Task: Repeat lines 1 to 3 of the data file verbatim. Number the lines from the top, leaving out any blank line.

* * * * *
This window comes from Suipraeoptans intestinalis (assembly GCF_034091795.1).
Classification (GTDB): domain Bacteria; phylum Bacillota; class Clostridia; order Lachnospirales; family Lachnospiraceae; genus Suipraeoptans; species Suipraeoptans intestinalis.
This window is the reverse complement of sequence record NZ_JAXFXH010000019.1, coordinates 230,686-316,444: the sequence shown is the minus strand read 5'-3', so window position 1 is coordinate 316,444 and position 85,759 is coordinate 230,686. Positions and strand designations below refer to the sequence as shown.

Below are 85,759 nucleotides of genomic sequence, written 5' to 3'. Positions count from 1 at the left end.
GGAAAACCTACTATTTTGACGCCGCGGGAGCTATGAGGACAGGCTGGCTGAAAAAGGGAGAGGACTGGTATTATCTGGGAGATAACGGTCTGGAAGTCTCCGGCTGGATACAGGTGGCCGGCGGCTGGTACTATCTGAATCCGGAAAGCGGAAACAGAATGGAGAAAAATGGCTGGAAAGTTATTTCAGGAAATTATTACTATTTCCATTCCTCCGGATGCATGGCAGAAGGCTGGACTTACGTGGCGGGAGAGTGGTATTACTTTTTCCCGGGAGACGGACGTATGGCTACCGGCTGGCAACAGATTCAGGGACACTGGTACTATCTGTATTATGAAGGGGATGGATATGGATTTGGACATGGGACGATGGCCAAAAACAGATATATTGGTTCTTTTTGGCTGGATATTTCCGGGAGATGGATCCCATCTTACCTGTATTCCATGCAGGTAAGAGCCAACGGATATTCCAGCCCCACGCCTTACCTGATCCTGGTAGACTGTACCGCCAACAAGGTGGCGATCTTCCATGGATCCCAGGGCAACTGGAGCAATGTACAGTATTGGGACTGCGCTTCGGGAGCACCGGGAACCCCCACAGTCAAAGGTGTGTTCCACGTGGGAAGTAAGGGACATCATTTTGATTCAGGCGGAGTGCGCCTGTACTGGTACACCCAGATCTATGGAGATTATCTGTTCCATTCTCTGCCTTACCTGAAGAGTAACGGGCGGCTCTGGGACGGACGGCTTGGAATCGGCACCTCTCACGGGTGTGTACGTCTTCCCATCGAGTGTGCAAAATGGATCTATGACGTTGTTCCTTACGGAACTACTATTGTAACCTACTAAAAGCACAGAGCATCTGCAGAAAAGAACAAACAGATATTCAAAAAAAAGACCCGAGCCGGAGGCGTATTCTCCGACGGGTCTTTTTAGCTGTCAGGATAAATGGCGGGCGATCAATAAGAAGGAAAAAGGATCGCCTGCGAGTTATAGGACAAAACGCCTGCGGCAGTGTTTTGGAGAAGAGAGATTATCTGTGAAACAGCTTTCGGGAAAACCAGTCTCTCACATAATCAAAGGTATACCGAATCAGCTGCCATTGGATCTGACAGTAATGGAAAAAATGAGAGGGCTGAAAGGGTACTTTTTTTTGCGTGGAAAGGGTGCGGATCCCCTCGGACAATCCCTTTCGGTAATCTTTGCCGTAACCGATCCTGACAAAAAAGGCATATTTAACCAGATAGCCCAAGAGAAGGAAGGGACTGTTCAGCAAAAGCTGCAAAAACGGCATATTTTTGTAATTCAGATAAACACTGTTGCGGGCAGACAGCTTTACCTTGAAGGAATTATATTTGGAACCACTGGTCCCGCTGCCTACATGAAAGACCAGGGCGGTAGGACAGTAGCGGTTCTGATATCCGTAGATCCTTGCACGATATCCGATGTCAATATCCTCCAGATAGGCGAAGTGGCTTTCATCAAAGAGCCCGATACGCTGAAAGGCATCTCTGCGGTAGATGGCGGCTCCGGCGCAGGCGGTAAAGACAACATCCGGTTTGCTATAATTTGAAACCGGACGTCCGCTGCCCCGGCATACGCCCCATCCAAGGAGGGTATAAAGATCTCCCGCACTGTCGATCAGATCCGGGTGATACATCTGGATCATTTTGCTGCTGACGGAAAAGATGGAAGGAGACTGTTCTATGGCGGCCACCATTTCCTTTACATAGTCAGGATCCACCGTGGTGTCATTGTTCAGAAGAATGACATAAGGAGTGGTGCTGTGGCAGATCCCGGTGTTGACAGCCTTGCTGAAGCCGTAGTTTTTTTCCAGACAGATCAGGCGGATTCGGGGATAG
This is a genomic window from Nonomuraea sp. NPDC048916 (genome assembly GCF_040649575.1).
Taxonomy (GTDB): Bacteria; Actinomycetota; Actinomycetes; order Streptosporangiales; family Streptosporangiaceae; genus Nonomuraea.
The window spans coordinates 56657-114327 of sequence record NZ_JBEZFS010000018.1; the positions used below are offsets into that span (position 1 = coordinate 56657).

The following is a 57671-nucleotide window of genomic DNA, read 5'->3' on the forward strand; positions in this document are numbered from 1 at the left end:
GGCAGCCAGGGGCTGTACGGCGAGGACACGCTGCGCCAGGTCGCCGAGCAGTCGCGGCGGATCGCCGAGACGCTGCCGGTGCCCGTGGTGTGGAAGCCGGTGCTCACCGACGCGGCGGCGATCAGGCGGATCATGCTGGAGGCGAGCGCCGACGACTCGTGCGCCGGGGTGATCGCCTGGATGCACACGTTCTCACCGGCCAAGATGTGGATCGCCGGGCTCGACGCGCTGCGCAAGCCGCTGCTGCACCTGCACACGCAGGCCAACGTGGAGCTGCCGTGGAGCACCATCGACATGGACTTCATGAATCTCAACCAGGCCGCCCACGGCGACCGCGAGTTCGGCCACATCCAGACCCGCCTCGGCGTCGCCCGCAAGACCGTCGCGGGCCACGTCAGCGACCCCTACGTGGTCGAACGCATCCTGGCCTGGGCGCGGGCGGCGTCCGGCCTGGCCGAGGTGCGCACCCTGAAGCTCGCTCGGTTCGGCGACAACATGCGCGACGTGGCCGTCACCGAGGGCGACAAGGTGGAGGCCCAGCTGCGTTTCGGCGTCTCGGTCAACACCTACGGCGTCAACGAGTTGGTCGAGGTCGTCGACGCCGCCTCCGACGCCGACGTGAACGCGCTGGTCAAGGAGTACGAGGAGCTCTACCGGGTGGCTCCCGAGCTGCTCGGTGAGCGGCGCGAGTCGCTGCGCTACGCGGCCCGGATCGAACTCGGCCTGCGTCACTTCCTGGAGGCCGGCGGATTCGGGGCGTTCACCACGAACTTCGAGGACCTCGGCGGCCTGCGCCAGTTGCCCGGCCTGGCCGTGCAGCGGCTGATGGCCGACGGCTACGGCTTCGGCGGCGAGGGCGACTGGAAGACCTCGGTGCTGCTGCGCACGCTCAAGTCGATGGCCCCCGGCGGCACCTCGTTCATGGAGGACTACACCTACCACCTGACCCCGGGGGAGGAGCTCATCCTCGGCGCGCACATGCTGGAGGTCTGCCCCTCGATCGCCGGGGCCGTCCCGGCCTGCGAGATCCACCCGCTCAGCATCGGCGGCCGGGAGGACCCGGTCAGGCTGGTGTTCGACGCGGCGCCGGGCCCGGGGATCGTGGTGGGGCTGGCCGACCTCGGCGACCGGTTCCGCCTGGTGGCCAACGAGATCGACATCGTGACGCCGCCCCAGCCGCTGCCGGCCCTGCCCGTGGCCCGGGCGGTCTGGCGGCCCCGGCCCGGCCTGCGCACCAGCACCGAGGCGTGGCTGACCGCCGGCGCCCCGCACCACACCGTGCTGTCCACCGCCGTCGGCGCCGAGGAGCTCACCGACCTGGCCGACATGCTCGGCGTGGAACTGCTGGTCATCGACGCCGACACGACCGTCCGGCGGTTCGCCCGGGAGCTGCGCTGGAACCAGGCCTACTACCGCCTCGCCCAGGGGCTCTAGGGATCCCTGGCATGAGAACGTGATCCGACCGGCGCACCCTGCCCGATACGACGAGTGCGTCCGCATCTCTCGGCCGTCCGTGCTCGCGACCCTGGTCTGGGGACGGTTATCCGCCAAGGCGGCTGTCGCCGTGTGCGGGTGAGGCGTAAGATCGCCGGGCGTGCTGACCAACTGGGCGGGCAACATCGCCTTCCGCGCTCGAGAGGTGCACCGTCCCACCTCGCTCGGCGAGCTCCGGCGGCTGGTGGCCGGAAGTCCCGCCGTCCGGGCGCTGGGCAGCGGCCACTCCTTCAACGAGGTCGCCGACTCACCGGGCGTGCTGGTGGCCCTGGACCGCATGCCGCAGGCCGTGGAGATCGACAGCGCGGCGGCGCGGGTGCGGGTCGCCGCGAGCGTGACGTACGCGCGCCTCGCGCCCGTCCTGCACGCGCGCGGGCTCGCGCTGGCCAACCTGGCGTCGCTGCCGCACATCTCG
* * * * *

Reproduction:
This window comes from Suipraeoptans intestinalis (assembly GCF_034091795.1).
Classification (GTDB): domain Bacteria; phylum Bacillota; class Clostridia; order Lachnospirales; family Lachnospiraceae; genus Suipraeoptans; species Suipraeoptans intestinalis.
This window is the reverse complement of sequence record NZ_JAXFXH010000019.1, coordinates 230,686-316,444: the sequence shown is the minus strand read 5'-3', so window position 1 is coordinate 316,444 and position 85,759 is coordinate 230,686. Positions and strand designations below refer to the sequence as shown.